9. @jvandyke 1) you already have the curved tranverse link mount. Check. No need to change that. 2) yes, the mustache bar is the bar that mounts to the rear cover of your diff. R200 has wider mounting stud spacing. The right bar comes from a 280z. 3) in your last picture, your front transverse link mount/crossmember has been removed. You need to eventually put it back but remove the actual diff mount attached to it (the rubber/steel brick with the stud molded into it). You will be using the top-mount from the RT kit. 4) double-check the forums if you
  10. +1 on the taller gear ratio and “RT mount” The oem mount will tear apart within a year with the amount of torque you have, so go with the top-mount and ditch the OEM bottom-mount. You are going to struggle with traction with that much torque. A taller geared diff will help by reducing the mechanical leverage of torque to the rear wheels, and give you lower rpm’s at highway speeds. 3.545’s are more prevalent than 3.9’s anyways, so you should be able to snag one for cheaper. just as a sample for cost, I sold my 3.545 r200 w/ shafts for $350 4 months ago, and my 28
  11. Is that panel leading or just freshly ground steel? Looking good . fresh.
  12. Yeah the OEM R180 can not handle the V8 torque if you can get the traction. Look into an R200 with an LSD center section. ~$300 for the carrier core, and $1000 for the LSD insert. you could just plop in an R200 open diff (99% of the R200 “long nose” diffs are open), but without an LSD you will have one wheel spin prematurely. to swap an r200LN into a 240z, you will need the following parts from a 280z. NOT 280zx, only the diff from a 280zx will work: driveshaft, halfshafts (axle shafts), mustache bar, and the rear lower control arm crossmember (if the 240z one you have is n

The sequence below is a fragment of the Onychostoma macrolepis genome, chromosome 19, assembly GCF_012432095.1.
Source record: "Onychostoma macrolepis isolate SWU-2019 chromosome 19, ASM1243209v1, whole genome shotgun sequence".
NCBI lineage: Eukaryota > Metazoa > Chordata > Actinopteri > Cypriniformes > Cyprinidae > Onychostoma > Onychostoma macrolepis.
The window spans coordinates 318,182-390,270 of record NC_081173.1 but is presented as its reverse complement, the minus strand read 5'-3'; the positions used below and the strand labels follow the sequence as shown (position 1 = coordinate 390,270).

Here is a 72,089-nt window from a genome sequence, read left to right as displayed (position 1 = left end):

13. Looks to me like the retaining pin for the spider gears sheared off? I think I stated earlier, the spider gears are the week point if it fails under torque. Good luck friend!
  14. @clarkspeed Thanks for the incredibly comprehensive response Clark!! 1) 100%. Have GC coilovers at each corner w/ GC bolt-in camber plates (to maintain EP spec). Will adjust ride height after the exhaust is in. 2 & 3) You have given me a lot to think about here. Car came with 3/4"" spacers, so I'll have to measure and possible buy more or taller spacers once I have the ride height set. Greg runs 3 1" spacers stacked, and has one machined to make-up for the effect on camber/angle of the LCA mounting surface. 4) 10-4! I am allowed 2" extra track total (1
  15. Very much recommend the main power disconnect switch, if you are adding a lot of new electrical components to your Z. I determined after a year of use that my alarm (reluctantly installed after my 2nd break-in in college) had developed a worsening drain over time. The switch will allow you to park your Z in your garage for several weeks without worrying about your battery, and the annoying process of disconnecting your battery terminal between use. It will also help you diagnose current drain easily, my measuring voltage across the terminals w/ switch on/off at any time.